The ideal minigrid customer base includes productive users of electricity that consume significant energy for operations like milling or irrigation in which load peaks during the day when solar generation is plentiful. But that demand does not always show up on day one of a minigrid’s operation, and productive demand doesn’t always have a daytime peak. To address the latter challenge, time-of-use pricing can be used to shift consumption patterns toward less-expensive daytime use. Meanwhile, demand stimulation programs are a critical tool to help customers use minigrid electricity, such as by ensuring they have access to productive use equipment. Our analysis shows effective load management can lower minigrid LCOE by 13 percent. Unfortunately, most energy access programs have historically focused on supply, rather than demand-side efforts.

Despite the lack of programmatic support, rural customers are eager to retrofit existing appliances with electric motors and acquire new electric equipment. For example, Ahmeed Adeseun, who owns a local steel construction business in New Ibaragun, Ogun state, Nigeria, told us, “I would like to buy additional welding machines and expand my business.” But like Ahmeed, customers across sub-Saharan Africa are constrained by the up-front cost of equipment, the availability of equipment, and other challenges. Continued work is needed, but pilot programs have demonstrated the ability and willingness of customers to participate when conditions are right, appliances are being tested, and more and more minigrid developers are incorporating demand stimulation into their projects. Our report Closing the Circuit provides a set of actions that stakeholders can take to expand productive use-demand stimulation efforts.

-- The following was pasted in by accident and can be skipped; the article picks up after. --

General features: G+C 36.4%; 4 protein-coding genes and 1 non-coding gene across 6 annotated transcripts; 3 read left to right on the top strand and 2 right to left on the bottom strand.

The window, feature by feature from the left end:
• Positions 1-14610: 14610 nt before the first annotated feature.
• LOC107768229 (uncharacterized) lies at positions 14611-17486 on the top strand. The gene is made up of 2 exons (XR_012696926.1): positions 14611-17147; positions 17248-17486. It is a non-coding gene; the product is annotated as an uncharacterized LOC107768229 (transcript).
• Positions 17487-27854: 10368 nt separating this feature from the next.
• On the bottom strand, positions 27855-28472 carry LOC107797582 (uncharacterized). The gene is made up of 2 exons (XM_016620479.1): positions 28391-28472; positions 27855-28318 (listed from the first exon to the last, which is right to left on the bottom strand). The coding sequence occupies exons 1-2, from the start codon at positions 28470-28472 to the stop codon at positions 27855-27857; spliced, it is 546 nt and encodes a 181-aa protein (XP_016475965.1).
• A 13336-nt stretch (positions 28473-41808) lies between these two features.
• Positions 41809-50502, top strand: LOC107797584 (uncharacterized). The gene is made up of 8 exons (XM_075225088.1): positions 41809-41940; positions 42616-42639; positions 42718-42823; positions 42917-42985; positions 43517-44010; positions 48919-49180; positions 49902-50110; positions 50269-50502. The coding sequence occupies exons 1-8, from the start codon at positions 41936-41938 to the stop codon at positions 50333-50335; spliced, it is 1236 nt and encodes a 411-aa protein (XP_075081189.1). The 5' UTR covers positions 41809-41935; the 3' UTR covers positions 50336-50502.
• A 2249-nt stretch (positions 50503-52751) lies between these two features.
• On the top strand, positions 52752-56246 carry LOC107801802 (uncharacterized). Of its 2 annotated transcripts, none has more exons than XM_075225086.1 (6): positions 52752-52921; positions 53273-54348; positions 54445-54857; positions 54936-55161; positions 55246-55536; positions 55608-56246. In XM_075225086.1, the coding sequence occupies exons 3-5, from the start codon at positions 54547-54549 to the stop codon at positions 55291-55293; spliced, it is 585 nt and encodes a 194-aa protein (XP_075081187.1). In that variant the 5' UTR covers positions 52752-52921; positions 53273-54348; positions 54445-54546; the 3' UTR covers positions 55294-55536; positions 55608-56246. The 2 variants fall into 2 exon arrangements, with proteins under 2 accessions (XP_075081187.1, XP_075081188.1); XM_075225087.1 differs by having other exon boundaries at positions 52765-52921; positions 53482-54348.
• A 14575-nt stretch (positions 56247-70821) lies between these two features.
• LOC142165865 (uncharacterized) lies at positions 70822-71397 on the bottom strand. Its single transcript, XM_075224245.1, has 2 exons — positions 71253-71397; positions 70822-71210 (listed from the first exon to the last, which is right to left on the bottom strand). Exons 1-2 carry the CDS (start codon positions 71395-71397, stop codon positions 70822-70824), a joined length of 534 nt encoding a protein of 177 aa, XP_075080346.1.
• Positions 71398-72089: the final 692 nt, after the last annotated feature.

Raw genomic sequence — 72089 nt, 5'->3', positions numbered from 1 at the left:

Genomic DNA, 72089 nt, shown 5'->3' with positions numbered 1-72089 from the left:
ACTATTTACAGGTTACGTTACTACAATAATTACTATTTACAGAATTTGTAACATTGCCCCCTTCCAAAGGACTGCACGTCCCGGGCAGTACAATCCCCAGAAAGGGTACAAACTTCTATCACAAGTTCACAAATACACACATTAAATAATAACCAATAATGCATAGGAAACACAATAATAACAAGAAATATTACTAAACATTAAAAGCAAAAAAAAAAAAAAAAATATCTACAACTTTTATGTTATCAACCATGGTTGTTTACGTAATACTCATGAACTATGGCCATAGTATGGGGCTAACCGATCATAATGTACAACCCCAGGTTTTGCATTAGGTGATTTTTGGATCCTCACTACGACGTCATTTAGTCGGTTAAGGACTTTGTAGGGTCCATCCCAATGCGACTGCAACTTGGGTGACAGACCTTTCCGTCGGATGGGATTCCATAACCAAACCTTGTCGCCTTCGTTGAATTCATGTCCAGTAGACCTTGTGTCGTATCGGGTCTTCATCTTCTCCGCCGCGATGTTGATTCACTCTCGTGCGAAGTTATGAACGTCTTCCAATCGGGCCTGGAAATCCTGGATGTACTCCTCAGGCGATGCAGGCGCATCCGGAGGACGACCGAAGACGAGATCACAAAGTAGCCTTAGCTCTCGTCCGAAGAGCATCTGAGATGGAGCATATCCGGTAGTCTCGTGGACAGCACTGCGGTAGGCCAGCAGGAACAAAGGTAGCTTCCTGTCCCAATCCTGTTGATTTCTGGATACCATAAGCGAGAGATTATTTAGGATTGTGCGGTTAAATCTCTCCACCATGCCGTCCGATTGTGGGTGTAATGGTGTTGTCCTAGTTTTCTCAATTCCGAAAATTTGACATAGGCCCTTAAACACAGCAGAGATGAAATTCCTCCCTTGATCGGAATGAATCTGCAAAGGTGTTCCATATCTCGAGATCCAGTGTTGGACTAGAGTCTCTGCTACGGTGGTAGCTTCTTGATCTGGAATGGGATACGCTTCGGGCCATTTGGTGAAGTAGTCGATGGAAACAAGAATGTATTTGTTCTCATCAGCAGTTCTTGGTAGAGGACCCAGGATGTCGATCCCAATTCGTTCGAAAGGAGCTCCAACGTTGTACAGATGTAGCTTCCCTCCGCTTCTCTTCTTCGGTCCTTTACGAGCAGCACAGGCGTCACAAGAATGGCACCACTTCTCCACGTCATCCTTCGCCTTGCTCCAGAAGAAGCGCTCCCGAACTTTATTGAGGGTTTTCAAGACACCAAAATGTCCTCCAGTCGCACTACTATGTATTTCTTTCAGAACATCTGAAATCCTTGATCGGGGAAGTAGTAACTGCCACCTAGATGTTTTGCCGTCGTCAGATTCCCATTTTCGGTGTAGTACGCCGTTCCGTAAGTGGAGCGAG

Whether by using data to rightsize systems, opting for a modular design, or stimulating demand, optimizing capacity utilization strongly impacts the cost of a minigrid. These strategies are a critical part of the cost-reduction pathways outlined in Minigrids in the Money that can guide the industry toward enormous increases in affordability and market potential. However, the advancement of these solutions is contingent on proactive research and analysis and will require dedicated industry support. Over the coming months, RMI will continue to publish findings from our work with partners to test and demonstrate these strategies, which can help unlock the potential for minigrids to expand electricity access and local economic development in sub-Saharan Africa and around the world.